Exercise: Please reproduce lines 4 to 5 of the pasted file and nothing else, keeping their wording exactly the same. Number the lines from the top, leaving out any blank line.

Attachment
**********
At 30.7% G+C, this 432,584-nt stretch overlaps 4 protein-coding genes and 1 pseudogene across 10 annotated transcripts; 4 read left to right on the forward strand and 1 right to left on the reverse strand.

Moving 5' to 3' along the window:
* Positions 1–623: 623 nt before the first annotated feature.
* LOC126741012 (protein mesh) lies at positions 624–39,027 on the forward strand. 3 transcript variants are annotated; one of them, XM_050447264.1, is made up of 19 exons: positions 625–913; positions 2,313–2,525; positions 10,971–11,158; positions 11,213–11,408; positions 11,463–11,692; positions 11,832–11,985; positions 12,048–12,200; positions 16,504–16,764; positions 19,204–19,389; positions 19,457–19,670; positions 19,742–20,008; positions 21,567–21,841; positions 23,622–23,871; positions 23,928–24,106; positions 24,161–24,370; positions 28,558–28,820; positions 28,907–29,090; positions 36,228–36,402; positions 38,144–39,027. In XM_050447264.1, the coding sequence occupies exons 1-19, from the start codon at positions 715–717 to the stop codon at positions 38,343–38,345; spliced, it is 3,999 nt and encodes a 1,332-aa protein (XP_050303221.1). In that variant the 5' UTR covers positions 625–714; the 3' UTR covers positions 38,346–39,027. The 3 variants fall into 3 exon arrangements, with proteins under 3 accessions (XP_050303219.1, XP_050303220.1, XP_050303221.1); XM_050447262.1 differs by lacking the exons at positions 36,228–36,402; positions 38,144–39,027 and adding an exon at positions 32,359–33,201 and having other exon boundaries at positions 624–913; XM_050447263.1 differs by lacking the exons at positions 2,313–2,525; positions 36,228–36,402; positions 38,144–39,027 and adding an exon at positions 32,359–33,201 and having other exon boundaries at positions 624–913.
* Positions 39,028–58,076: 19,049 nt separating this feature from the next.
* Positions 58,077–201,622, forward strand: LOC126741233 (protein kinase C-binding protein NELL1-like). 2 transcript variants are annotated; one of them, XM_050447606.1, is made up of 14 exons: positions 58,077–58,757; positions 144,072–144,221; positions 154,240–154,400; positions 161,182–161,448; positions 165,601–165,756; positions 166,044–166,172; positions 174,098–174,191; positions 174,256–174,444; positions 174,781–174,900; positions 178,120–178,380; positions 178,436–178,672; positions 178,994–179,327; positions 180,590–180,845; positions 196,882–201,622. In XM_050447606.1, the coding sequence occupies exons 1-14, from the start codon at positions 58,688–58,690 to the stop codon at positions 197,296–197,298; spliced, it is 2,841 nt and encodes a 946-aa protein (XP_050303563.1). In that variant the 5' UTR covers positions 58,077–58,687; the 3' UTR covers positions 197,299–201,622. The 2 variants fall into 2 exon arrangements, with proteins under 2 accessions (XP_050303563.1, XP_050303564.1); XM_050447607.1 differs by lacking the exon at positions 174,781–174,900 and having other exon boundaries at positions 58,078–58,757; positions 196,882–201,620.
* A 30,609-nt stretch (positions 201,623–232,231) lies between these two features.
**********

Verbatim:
* LOC126741012 (protein mesh) lies at positions 624–39,027 on the forward strand. 3 transcript variants are annotated; one of them, XM_050447264.1, is made up of 19 exons: positions 625–913; positions 2,313–2,525; positions 10,971–11,158; positions 11,213–11,408; positions 11,463–11,692; positions 11,832–11,985; positions 12,048–12,200; positions 16,504–16,764; positions 19,204–19,389; positions 19,457–19,670; positions 19,742–20,008; positions 21,567–21,841; positions 23,622–23,871; positions 23,928–24,106; positions 24,161–24,370; positions 28,558–28,820; positions 28,907–29,090; positions 36,228–36,402; positions 38,144–39,027. In XM_050447264.1, the coding sequence occupies exons 1-19, from the start codon at positions 715–717 to the stop codon at positions 38,343–38,345; spliced, it is 3,999 nt and encodes a 1,332-aa protein (XP_050303221.1). In that variant the 5' UTR covers positions 625–714; the 3' UTR covers positions 38,346–39,027. The 3 variants fall into 3 exon arrangements, with proteins under 3 accessions (XP_050303219.1, XP_050303220.1, XP_050303221.1); XM_050447262.1 differs by lacking the exons at positions 36,228–36,402; positions 38,144–39,027 and adding an exon at positions 32,359–33,201 and having other exon boundaries at positions 624–913; XM_050447263.1 differs by lacking the exons at positions 2,313–2,525; positions 36,228–36,402; positions 38,144–39,027 and adding an exon at positions 32,359–33,201 and having other exon boundaries at positions 624–913.
* Positions 39,028–58,076: 19,049 nt separating this feature from the next.